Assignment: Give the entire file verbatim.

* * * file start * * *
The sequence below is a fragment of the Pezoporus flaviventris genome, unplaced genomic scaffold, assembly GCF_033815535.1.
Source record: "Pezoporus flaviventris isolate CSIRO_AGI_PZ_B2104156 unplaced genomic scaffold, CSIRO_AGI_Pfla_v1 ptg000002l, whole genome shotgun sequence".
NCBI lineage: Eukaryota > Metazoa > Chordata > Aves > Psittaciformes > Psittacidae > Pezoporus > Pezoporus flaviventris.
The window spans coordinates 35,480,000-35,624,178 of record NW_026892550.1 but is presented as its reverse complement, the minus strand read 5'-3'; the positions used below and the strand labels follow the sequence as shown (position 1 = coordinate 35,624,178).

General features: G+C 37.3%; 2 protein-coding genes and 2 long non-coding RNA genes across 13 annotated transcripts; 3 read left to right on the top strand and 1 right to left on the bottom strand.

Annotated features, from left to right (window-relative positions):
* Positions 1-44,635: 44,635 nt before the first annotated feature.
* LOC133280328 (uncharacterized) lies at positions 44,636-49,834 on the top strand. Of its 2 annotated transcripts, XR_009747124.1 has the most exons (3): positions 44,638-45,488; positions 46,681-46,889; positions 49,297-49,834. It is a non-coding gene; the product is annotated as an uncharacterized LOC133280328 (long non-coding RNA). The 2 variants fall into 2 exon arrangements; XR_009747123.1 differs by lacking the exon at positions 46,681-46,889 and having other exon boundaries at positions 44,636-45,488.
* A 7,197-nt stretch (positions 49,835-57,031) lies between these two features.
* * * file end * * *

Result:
The sequence below is a fragment of the Pezoporus flaviventris genome, unplaced genomic scaffold, assembly GCF_033815535.1.
Source record: "Pezoporus flaviventris isolate CSIRO_AGI_PZ_B2104156 unplaced genomic scaffold, CSIRO_AGI_Pfla_v1 ptg000002l, whole genome shotgun sequence".
NCBI lineage: Eukaryota > Metazoa > Chordata > Aves > Psittaciformes > Psittacidae > Pezoporus > Pezoporus flaviventris.
The window spans coordinates 35,480,000-35,624,178 of record NW_026892550.1 but is presented as its reverse complement, the minus strand read 5'-3'; the positions used below and the strand labels follow the sequence as shown (position 1 = coordinate 35,624,178).

General features: G+C 37.3%; 2 protein-coding genes and 2 long non-coding RNA genes across 13 annotated transcripts; 3 read left to right on the top strand and 1 right to left on the bottom strand.

Annotated features, from left to right (window-relative positions):
* Positions 1-44,635: 44,635 nt before the first annotated feature.
* LOC133280328 (uncharacterized) lies at positions 44,636-49,834 on the top strand. Of its 2 annotated transcripts, XR_009747124.1 has the most exons (3): positions 44,638-45,488; positions 46,681-46,889; positions 49,297-49,834. It is a non-coding gene; the product is annotated as an uncharacterized LOC133280328 (long non-coding RNA). The 2 variants fall into 2 exon arrangements; XR_009747123.1 differs by lacking the exon at positions 46,681-46,889 and having other exon boundaries at positions 44,636-45,488.
* A 7,197-nt stretch (positions 49,835-57,031) lies between these two features.